I am unsure about writing this post. I usually don’t write posts where I try to put forth a view, argue a point, because I think for those kinds of things to be effective, you ought to be able to back up things with statistics and studies. I am good at neither. But here’s what I know.
For the past 15 years Bryan and I have been a part of the same church. A white church, mostly. There were a couple of African-American families, and a few black kids in the youth group. We are inter-denominational, and pretty laid back about things, and none of us would have ever said that we didn’t want our church to be mixed racially. I mean, why wouldn’t we have?
If you had pushed us on it, I think that most of us would have said something along these lines: Well, sure – we welcome all races here. But, I mean, you can’t force that. How are you supposed to make something like that happen, anyway? I think most people are simply more comfortable worshiping in a culture that they are used to. Black people like to do church a different way than we do, right?
I remember places along the way – snapshots in my mind of a change taking place. Our white pastor, Craig, telling us of a friendship he had formed with an African-American pastor across town. How he had become convinced that there were still strong racial barriers within the church, and that it was simply wrong. How he was determined to stay in this relationship. How difficult that was at times.
I specifically remember him telling us about a time both men showed up for something. Craig was dressed rather casually, and his pastor friend was in a suit – and this apparently wasn’t the first time it had happened. Craig made a joke about it, and his friend turned to him and said: If I went to the mall dressed the way you were, none of the salespeople would give me the time of day. Or if they did pay attention to me, they would watch me to see if I was stealing something.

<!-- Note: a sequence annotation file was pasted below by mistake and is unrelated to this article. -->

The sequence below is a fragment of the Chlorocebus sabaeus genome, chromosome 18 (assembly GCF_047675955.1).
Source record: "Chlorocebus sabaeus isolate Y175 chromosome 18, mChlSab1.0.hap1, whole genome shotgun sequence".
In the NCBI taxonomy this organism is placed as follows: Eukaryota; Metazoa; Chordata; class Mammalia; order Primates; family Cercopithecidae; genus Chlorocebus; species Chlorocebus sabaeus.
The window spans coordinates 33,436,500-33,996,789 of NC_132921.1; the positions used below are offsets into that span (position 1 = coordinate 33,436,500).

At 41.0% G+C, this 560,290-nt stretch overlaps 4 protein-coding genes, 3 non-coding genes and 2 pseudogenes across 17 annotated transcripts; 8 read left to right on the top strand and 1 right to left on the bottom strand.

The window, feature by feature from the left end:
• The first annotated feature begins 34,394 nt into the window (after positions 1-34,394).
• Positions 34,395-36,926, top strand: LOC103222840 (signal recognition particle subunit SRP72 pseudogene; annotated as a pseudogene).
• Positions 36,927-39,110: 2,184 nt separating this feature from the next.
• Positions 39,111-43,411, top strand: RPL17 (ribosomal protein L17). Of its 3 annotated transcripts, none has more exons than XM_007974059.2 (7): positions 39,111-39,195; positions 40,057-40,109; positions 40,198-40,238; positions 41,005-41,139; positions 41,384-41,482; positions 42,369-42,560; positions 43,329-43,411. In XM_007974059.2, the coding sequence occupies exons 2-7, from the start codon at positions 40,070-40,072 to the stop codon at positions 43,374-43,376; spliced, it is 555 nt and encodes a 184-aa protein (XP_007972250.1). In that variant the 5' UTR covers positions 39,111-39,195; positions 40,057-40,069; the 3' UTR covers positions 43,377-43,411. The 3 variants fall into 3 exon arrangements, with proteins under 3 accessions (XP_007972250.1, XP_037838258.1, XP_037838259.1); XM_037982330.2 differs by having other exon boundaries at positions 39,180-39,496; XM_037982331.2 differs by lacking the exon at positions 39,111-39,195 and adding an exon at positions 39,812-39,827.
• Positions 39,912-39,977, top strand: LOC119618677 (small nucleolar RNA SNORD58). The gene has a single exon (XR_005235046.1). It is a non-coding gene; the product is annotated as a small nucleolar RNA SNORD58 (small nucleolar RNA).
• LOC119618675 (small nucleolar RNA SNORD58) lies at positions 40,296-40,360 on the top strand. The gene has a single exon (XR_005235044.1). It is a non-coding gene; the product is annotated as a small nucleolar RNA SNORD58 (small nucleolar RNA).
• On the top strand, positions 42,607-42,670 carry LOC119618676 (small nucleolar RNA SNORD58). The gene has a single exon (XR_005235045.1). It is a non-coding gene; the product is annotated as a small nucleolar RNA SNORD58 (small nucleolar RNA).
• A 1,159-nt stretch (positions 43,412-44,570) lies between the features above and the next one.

In the fall of 2006, our white church hired a black pastor. His name is Harold Nash, and the story of how he came to be with us, against all odds, is an amazing one on it’s own. He was deeply committed to a wonderful mentoring ministry and had no desire to leave – but then God conspired with a local prophet named Ray and there was no turning back. If there is one thing that marks the life of Harold Nash, it’s that he listens to God when He speaks, and he acts on it, even when everything in him doesn’t want to.
And that’s how he ended up with us.
I really thought at that point that we had crossed a line. And we had, but it wasn’t the one I thought it was. I thought that we had basically done it – overcome the racial barriers right there in our very own church. We had a black pastor and a white pastor, on equal footing. Both teaching, both leading, both respected by all of us. You could see the unity right there in front of us.
I didn’t even know what I didn’t know.
I didn’t know how hard it would be, at times, to see someone else’s side of things. To learn new songs, new ways of doing things. I didn’t know how easily I could be defensive about why I liked or didn’t like certain things. Or even about just being white.
I didn’t know that the thing I thought was the finish was really just the beginning.
In January of 2008, after a year of prayer and planning, the leadership of our church brought out our new vision statement:
to mobilize a racially-unified family of God,
called out as the presence of Jesus in our world,
to pursue His mission: all people reconciled to God.